Another thing I’m very impressed with is  your Behance profile. That’s how I found you. You’re kind of a big deal on Behance.

You have well over 244,000 projects view with almost 5,000 followers and 15000 appreciations. My goodness. Did that help you at all?

Sanketh Yayathi: [00:08:27] Yeah, I think. I don’t really know honestly, because I think it may have helped me get my job at Riot, I guess.

I made this account and I kind of jumped on to a couple projects that I worked on at my last company which is Ignition, because my Creative Director kind of made one. It was like, hey we should all just jump on this.

If you look at a lot of the views, most of it probably came from like The X-Men projects and like Disney and stuff like that. But the thing is I really made that towards the end of my tenure at Ignition and then I applied for Riot Games and stuff after that.

And then I got the job shortly after. So I don’t really know that view count and stuff necessarily helped me, because I kind of had my portfolio on a separate site, which I think I sent. And then beyond that I’ve just been working at Riot.

Vladimir Prokhnevskiy: [00:09:15] Yeah, but if you google your name, it would be easy to find your Behance account and I saw that you’ve been featured by Adobe After Effects. It was included in your profiles, so yeah this is pretty impressive.

Sanketh Yayathi: [00:09:24] I’m sure in the future it would definitely help for sure. I just don’t know if it helped me at the moment, but at the same time it’s definitely great for exposure and like I’ve connected with lots of different people.

Some people messaged me for questions and help. I’m happy to shoot them messages back. It’s great to be able to give back to the community a little bit that way as well.

So, it’s definitely awesome and I just figured it’s a nice way to get my work out there. And also it’s kind of like a lazy portfolio, because I haven’t updated my old one since I joined Riot.

So it’s kind of a nice way to just be able to post whatever I’m working on and just kind of keep it up to date, which is totally awesome.

Vladimir Prokhnevskiy: [00:09:58] And speaking of your work. It’s beautiful. You do some really cool detailed stuff. You don’t get 15,000 appreciations for no reason. Very impressive stuff. Share some of the best projects you worked on? What’s one best project that you are so proud of?

Sanketh Yayathi: [00:10:15] I don’t know. It’s kind of hard to pick one because I do lots of these animated log in screens. I kind of do them steadily rather than working on one gigantic project. I like a bunch of different ones for different reasons, but I think one of my favorites was maybe Ivern.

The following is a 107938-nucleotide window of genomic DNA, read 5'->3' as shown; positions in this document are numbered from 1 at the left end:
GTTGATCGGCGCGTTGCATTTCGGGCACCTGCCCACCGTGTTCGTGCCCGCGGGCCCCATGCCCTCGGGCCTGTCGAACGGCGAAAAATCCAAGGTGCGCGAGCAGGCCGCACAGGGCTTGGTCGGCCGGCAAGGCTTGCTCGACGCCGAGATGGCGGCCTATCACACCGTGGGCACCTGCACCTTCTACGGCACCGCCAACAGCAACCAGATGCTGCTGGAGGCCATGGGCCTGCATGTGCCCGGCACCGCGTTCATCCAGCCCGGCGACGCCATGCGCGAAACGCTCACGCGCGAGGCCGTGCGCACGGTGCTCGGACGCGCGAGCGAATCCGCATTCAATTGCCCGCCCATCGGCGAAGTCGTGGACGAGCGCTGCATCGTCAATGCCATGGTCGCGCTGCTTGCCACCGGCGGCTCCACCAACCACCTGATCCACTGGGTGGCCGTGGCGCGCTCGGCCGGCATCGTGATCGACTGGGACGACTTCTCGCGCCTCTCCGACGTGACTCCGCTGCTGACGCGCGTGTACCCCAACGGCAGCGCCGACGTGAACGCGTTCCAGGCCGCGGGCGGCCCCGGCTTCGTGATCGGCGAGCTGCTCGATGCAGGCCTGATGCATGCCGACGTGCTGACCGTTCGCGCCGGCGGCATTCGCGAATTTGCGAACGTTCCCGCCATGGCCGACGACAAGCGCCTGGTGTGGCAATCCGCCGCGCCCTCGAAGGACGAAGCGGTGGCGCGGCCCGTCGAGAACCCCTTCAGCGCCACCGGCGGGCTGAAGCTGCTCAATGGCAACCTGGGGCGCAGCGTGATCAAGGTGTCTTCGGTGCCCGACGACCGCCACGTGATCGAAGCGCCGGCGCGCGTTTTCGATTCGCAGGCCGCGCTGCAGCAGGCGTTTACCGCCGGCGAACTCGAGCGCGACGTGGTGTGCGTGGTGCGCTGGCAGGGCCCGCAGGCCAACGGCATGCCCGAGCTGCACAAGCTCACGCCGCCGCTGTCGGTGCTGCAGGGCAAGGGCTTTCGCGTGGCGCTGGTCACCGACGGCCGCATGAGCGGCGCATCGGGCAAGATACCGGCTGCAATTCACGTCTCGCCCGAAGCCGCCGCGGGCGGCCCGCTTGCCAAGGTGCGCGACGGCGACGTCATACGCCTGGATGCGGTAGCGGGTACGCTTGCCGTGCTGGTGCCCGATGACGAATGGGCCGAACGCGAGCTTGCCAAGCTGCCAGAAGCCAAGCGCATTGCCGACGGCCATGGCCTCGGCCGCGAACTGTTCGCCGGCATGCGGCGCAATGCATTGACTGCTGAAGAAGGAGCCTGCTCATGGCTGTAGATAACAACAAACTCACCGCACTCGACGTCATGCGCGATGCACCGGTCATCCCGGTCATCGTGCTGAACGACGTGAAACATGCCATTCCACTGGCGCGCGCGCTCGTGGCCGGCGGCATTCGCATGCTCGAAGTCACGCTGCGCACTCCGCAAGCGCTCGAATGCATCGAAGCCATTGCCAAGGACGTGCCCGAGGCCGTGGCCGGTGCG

He’s like this like kind of forest she-man and he’s kind of like this gentle caretaker of nature. His whole thing that made him unique was that he kind of didn’t like to kill these monsters that are often killed in the jungle of our game.

Instead, he kind of like makes friends with them and then he sets them free. And because of that, you kind of get this really happy gentle character, which is kind of less common I guess in our game, because usually people are very edgy and angry and like you know bad ass and stuff like that more often than not.

So he’s kind of this cool gentle caretaker. The log in screen was kind of fun because I had to animate him kind of taking care of this little flower and kind of try to bring it back to life by all these cute puppies and wolfs were kind of watching intently at him. Little birds chirping on him and stuff like that. So it was kind of a fun departure I guess from a lot of other screens I do.

Vladimir Prokhnevskiy: [00:11:20] Were you a fan of League of Legends before you start working at Riot.

Sanketh Yayathi: [00:11:24] Yeah, so it’s funny because way back in 2009 or actually if I rewind back in like middle school, honestly. I used to play this game called DOTA, which was what League of Legends was kind of based on.

I played that a ton through high school and stuff. It was kind of this GenKey like custom game inside of another game, which was called Warcraft 3. 

Sometime in college, I think sophomore year in like 2009 I found out that this company Riot Games was making this actual game. Like a standalone game that was called League of Legends that was kind of like that Dota genre and I was like oh you know that’s so sick. I can actually play this game. There’s all these new mechanics and stuff and it’s actually free to play.

So I was like yeah, this is awesome! I’m going to try that. So back in 2009, I picked up the game and played the open beta with my buddy Tim. I liked it a lot. It was really fun. You can actually re-connect to the game, which is amazing at the time because the old game like Dota… someone would leaving and the game would be ruined.

So I was like, this is great! This is really fun. I actually started playing way back then for like a year and I actually tried to apply to intern at Riot as well throughout my college career because the developers of the game seemed really cool and I thought it would be great to work at a game company.

So I kept applying, but actually never heard back all throughout college, so it’s kind of funny that I ended up here many years later after trying to get in there since 2009.